The Cowichan Valley Naturalists are offering a look at B.C.’s glass sponge reefs at a presentation on May 18. (Adam Taylor photo)

The Cowichan Valley Naturalists are offering a look at B.C.’s glass sponge reefs at a presentation on May 18. (Adam Taylor photo)

A&E column: Glass sponge reefs; AGM; and new book

What’s going on in arts and entertainment in the Cowichan Valley

The Cowichan Valley Naturalists will take you under the sea on May 18.

The presentation, “Formation and Recovery of Glass Sponge Reefs: a case study”, begins at 7 p.m. on Zoom. Those interested should email for the link.

So what’s it all about?

“A number of myths exist in literature on glass sponge reefs (GSRs), largely because of their recent discovery and speculations both in literature and among those interested in the subject,” a press release for the event says. “Since 2007, a Vancouver Aquarium research dive team has focused on repeated diving at one GSR in Howe Sound. Their observations have led to some different viewpoints on life history of GSRs.

“Jeffrey Marliave from the Vancouver Aquarium will provide photographic evidence to demonstrate that changes occur rapidly on the Howe Sound reef. Jeff will also document the damage that can be caused by sport angler down-rigger trolling. Capacity for tissue recovery in damaged sponges will be illustrated, and aspects of climate that affect the sponges will also be discussed.”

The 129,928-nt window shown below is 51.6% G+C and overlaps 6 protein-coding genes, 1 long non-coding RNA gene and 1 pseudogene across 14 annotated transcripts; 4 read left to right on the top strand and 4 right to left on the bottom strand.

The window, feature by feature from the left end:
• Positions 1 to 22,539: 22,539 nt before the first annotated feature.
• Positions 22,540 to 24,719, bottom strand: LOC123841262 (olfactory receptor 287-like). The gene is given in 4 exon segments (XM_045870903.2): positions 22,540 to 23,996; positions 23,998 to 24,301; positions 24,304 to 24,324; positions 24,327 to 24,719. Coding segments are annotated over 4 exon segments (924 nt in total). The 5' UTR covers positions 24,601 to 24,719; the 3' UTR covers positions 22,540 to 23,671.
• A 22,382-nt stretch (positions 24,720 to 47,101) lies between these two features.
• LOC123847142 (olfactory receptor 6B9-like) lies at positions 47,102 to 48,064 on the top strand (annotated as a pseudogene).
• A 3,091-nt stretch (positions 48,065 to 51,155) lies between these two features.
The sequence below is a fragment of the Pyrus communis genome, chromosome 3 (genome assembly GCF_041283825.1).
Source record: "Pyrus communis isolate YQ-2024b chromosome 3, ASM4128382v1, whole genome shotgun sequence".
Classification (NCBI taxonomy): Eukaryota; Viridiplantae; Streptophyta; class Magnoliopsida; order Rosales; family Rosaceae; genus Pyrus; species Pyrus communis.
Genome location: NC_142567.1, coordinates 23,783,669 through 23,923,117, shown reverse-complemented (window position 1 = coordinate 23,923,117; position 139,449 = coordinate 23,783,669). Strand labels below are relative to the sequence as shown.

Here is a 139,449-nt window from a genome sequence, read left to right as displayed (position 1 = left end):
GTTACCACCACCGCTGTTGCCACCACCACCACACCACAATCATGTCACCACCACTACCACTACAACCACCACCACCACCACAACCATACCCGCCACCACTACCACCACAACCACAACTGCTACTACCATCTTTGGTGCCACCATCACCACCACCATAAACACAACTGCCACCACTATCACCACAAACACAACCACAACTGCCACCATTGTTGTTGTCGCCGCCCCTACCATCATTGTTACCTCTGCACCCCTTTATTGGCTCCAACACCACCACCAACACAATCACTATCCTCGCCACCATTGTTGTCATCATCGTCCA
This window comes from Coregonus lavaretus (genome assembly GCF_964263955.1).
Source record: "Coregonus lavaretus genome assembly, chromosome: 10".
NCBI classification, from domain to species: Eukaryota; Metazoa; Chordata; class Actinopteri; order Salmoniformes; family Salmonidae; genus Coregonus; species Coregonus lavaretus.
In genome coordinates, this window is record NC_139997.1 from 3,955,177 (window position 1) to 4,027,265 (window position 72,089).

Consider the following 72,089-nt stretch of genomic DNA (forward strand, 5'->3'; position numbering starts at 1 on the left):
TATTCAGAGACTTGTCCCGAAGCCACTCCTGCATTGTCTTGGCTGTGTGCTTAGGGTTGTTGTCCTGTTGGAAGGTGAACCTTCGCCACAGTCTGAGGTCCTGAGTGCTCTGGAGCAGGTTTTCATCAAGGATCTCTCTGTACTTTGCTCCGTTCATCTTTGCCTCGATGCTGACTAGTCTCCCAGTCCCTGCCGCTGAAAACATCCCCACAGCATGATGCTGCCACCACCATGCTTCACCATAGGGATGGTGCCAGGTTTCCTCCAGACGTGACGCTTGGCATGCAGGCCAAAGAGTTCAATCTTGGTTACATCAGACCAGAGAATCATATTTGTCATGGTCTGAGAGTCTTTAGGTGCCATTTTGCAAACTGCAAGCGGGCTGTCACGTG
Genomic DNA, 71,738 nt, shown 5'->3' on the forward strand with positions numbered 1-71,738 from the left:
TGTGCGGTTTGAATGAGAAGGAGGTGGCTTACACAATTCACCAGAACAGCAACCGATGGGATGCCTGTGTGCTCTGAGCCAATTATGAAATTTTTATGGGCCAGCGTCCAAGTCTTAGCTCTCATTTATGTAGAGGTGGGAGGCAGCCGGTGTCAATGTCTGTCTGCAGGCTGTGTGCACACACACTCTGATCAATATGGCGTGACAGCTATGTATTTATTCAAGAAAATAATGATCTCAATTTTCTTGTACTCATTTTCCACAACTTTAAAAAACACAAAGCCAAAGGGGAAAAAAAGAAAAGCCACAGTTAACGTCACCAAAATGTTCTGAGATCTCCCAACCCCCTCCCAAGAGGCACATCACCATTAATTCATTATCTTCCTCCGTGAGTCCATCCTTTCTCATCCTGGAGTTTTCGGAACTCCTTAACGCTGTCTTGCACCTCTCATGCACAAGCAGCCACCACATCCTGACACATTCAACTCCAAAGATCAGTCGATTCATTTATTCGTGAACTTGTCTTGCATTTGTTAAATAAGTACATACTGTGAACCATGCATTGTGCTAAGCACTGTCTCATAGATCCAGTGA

The Cowichan Musical Society AGM is coming up.

The Society will be hosting their annual general meeting on Monday, May 17 online. It starts at 6:30 p.m.

“As always, we will be choosing the team to be on this year’s executive,” says a news release about the meeting.

Nominations are open to fill the positions of president, vice president, secretary and treasurer. To nominate someone email


Author Ruth Spencer has released a timely book.

Titled The Thirteenth Overdose: Parenting My Son Through FASD and Addiction, it promises to be a raw read.

“Tim is an adult with drug addictions and FASD. Living on the streets, he overdoses so often the first responders know him by name. He steals to buy himself heroin. He serves time, breaches probation, and returns to jail. His health deteriorates. With broken bones, infections, hep C and heart failure, Tim gains the help of police and other support systems to triumph over his addiction. In an honest portrayal from a mother’s perspective, Spencer puts us in the front seat of her family’s daily struggle with her son’s addiction,” reads the synopsis for the book.

Spencer has three adopted children with FASD, and has been a parent advocate for 50 years.

Her book can be ordered through your local book store, and is also available on Amazon, Kindle or Indigo as a paperback or ebook.

Arts and EntertainmentColumn